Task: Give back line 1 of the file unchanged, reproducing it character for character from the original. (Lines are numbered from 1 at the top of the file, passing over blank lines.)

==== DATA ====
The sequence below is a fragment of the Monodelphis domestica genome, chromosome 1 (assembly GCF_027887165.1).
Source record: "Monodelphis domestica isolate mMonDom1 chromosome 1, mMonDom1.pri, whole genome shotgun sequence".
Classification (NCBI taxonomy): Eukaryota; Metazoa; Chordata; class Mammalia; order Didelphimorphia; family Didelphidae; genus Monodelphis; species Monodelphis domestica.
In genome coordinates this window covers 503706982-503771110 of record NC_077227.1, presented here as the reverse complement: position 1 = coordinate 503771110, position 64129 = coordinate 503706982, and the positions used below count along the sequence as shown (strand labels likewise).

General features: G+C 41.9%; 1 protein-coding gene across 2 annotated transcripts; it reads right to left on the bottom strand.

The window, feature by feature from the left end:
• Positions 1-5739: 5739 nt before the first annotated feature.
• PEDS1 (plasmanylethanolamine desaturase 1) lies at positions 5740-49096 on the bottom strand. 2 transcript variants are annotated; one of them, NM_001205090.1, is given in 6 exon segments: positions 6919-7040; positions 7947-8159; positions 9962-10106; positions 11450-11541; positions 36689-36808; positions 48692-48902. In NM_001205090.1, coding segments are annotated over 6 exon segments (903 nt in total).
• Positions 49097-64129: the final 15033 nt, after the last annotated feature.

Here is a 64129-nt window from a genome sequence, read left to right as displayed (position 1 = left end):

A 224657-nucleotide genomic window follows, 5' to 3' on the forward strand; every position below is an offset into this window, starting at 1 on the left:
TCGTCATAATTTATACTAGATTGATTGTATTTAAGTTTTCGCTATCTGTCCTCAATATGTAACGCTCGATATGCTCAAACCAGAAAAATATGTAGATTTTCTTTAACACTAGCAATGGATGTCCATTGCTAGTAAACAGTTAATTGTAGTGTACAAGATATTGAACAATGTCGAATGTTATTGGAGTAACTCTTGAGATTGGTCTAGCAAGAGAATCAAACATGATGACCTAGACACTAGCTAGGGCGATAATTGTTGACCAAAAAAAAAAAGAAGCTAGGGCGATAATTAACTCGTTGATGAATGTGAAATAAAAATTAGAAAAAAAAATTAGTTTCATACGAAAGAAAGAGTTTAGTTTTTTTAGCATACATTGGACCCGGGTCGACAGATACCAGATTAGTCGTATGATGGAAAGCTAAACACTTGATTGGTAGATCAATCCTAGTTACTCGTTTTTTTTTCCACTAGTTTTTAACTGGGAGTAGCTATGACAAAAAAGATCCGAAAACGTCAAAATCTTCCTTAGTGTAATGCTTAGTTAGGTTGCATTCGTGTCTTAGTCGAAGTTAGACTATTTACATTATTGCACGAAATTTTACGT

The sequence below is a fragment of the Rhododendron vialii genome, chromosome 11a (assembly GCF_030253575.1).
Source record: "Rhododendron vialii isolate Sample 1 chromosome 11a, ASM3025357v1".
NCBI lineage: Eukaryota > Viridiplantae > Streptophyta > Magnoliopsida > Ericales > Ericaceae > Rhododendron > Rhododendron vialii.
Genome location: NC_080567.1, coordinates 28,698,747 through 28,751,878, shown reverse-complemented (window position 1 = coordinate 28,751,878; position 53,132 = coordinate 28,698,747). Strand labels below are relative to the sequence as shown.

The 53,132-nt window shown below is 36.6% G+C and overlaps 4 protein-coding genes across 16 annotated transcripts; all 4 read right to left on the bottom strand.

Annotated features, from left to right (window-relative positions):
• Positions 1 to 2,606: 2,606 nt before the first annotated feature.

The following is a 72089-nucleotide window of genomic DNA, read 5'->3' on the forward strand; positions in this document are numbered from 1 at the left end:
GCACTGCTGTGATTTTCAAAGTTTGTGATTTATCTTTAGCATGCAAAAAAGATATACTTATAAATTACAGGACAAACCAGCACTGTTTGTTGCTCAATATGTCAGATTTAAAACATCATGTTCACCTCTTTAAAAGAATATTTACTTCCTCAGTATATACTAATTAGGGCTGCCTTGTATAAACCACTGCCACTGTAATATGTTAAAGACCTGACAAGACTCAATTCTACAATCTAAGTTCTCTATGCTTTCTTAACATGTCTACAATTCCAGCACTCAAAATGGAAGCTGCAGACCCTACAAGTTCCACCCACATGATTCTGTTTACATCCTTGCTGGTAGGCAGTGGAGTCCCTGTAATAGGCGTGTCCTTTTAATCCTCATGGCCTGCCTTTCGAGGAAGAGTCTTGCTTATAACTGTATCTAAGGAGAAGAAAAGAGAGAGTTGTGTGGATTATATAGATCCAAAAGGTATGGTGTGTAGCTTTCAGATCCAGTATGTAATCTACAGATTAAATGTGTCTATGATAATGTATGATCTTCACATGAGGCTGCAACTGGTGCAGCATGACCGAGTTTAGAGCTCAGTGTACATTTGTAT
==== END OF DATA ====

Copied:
The sequence below is a fragment of the Monodelphis domestica genome, chromosome 1 (assembly GCF_027887165.1).